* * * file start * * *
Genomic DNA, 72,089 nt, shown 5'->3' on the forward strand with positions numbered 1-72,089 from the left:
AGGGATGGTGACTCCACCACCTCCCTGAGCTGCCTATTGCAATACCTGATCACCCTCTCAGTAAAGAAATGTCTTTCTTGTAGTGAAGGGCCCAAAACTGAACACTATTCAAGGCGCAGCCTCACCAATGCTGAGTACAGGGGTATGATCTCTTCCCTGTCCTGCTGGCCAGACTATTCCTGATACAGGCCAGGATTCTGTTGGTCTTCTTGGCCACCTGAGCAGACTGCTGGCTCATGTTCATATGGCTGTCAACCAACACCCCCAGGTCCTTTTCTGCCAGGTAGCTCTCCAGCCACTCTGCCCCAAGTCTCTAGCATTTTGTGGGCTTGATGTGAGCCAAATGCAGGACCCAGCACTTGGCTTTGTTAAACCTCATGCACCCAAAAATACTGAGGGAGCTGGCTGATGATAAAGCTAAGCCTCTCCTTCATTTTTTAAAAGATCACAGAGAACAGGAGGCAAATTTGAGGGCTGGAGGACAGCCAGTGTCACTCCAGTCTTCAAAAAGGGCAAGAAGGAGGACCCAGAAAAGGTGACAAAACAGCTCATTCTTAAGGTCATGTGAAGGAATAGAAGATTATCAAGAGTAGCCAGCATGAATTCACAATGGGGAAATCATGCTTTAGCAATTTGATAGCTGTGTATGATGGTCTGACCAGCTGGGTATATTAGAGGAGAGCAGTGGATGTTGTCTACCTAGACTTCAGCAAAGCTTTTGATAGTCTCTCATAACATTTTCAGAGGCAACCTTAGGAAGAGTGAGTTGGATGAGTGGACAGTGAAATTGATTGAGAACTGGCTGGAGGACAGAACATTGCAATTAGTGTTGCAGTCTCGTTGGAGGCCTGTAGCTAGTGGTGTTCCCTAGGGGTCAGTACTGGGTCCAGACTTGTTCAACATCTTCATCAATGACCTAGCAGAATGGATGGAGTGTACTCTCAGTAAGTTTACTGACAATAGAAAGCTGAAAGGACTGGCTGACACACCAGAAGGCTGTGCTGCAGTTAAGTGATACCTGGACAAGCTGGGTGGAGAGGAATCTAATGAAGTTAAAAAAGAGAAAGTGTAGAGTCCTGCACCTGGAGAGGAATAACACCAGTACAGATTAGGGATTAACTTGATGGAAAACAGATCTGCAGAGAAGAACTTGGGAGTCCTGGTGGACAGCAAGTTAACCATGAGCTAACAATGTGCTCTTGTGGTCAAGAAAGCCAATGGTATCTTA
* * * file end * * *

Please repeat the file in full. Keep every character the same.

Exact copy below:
Genomic DNA, 72,089 nt, shown 5'->3' on the forward strand with positions numbered 1-72,089 from the left:
AGGGATGGTGACTCCACCACCTCCCTGAGCTGCCTATTGCAATACCTGATCACCCTCTCAGTAAAGAAATGTCTTTCTTGTAGTGAAGGGCCCAAAACTGAACACTATTCAAGGCGCAGCCTCACCAATGCTGAGTACAGGGGTATGATCTCTTCCCTGTCCTGCTGGCCAGACTATTCCTGATACAGGCCAGGATTCTGTTGGTCTTCTTGGCCACCTGAGCAGACTGCTGGCTCATGTTCATATGGCTGTCAACCAACACCCCCAGGTCCTTTTCTGCCAGGTAGCTCTCCAGCCACTCTGCCCCAAGTCTCTAGCATTTTGTGGGCTTGATGTGAGCCAAATGCAGGACCCAGCACTTGGCTTTGTTAAACCTCATGCACCCAAAAATACTGAGGGAGCTGGCTGATGATAAAGCTAAGCCTCTCCTTCATTTTTTAAAAGATCACAGAGAACAGGAGGCAAATTTGAGGGCTGGAGGACAGCCAGTGTCACTCCAGTCTTCAAAAAGGGCAAGAAGGAGGACCCAGAAAAGGTGACAAAACAGCTCATTCTTAAGGTCATGTGAAGGAATAGAAGATTATCAAGAGTAGCCAGCATGAATTCACAATGGGGAAATCATGCTTTAGCAATTTGATAGCTGTGTATGATGGTCTGACCAGCTGGGTATATTAGAGGAGAGCAGTGGATGTTGTCTACCTAGACTTCAGCAAAGCTTTTGATAGTCTCTCATAACATTTTCAGAGGCAACCTTAGGAAGAGTGAGTTGGATGAGTGGACAGTGAAATTGATTGAGAACTGGCTGGAGGACAGAACATTGCAATTAGTGTTGCAGTCTCGTTGGAGGCCTGTAGCTAGTGGTGTTCCCTAGGGGTCAGTACTGGGTCCAGACTTGTTCAACATCTTCATCAATGACCTAGCAGAATGGATGGAGTGTACTCTCAGTAAGTTTACTGACAATAGAAAGCTGAAAGGACTGGCTGACACACCAGAAGGCTGTGCTGCAGTTAAGTGATACCTGGACAAGCTGGGTGGAGAGGAATCTAATGAAGTTAAAAAAGAGAAAGTGTAGAGTCCTGCACCTGGAGAGGAATAACACCAGTACAGATTAGGGATTAACTTGATGGAAAACAGATCTGCAGAGAAGAACTTGGGAGTCCTGGTGGACAGCAAGTTAACCATGAGCTAACAATGTGCTCTTGTGGTCAAGAAAGCCAATGGTATCTTA